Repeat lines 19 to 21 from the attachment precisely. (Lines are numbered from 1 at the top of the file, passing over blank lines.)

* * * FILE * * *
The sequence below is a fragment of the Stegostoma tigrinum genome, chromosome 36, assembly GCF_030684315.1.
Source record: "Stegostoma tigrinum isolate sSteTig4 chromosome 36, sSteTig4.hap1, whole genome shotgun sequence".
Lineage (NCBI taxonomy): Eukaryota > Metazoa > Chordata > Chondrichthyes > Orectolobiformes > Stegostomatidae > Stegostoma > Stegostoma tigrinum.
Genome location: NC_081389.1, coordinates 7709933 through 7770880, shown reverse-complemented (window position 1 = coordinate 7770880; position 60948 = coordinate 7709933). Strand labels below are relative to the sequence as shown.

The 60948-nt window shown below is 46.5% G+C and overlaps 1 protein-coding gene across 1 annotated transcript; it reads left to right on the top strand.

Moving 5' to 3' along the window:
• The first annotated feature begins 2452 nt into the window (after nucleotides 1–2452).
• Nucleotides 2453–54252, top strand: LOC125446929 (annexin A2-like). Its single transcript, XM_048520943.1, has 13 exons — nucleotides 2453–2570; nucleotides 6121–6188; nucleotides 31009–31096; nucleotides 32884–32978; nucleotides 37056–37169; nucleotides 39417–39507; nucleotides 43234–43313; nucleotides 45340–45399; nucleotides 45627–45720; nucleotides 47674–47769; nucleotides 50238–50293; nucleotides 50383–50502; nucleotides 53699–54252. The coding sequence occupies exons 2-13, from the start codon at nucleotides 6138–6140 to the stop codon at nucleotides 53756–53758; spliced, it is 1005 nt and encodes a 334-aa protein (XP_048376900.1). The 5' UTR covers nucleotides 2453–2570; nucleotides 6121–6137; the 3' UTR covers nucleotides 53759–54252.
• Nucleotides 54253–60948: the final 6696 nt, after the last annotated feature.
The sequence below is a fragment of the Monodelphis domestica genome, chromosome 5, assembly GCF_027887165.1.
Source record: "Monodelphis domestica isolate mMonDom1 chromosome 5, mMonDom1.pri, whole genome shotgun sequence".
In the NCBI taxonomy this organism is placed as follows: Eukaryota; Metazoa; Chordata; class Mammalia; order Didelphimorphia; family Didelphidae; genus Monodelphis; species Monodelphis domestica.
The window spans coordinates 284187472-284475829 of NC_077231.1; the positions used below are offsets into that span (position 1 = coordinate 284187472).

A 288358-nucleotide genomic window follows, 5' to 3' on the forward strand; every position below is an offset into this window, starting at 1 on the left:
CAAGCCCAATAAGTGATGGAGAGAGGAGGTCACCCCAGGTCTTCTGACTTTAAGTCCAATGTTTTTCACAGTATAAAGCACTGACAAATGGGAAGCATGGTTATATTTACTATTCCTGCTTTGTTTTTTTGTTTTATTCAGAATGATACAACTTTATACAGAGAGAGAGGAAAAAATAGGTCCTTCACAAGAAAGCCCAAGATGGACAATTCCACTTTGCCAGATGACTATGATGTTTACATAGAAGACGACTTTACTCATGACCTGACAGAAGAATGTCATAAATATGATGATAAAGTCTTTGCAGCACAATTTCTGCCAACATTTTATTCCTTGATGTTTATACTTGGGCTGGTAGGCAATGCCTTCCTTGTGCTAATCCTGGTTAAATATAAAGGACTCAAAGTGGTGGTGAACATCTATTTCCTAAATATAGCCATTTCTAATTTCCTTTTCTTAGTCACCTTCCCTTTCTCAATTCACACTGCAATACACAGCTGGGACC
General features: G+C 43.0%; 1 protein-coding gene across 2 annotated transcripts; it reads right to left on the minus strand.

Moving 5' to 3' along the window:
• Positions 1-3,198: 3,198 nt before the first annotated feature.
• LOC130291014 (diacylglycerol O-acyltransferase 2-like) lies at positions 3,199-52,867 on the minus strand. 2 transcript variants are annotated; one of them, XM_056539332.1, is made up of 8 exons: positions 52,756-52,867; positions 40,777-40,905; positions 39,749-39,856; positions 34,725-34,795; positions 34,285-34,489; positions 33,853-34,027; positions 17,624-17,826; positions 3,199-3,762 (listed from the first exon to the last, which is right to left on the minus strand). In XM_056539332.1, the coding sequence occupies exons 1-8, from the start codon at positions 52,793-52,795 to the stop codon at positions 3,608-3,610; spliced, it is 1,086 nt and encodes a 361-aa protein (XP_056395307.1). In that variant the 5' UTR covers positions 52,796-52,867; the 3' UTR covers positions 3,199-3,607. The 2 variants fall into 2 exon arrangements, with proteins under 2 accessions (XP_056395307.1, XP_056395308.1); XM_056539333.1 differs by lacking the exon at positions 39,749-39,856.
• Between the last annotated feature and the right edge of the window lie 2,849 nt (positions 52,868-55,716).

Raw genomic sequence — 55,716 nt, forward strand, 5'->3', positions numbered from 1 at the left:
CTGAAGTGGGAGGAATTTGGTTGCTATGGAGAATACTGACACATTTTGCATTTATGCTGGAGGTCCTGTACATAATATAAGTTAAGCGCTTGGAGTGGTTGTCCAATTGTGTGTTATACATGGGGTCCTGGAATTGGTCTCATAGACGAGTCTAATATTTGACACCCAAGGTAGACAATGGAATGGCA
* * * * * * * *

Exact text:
• LOC130291014 (diacylglycerol O-acyltransferase 2-like) lies at positions 3,199-52,867 on the minus strand. 2 transcript variants are annotated; one of them, XM_056539332.1, is made up of 8 exons: positions 52,756-52,867; positions 40,777-40,905; positions 39,749-39,856; positions 34,725-34,795; positions 34,285-34,489; positions 33,853-34,027; positions 17,624-17,826; positions 3,199-3,762 (listed from the first exon to the last, which is right to left on the minus strand). In XM_056539332.1, the coding sequence occupies exons 1-8, from the start codon at positions 52,793-52,795 to the stop codon at positions 3,608-3,610; spliced, it is 1,086 nt and encodes a 361-aa protein (XP_056395307.1). In that variant the 5' UTR covers positions 52,796-52,867; the 3' UTR covers positions 3,199-3,607. The 2 variants fall into 2 exon arrangements, with proteins under 2 accessions (XP_056395307.1, XP_056395308.1); XM_056539333.1 differs by lacking the exon at positions 39,749-39,856.
• Between the last annotated feature and the right edge of the window lie 2,849 nt (positions 52,868-55,716).

Raw genomic sequence — 55,716 nt, forward strand, 5'->3', positions numbered from 1 at the left: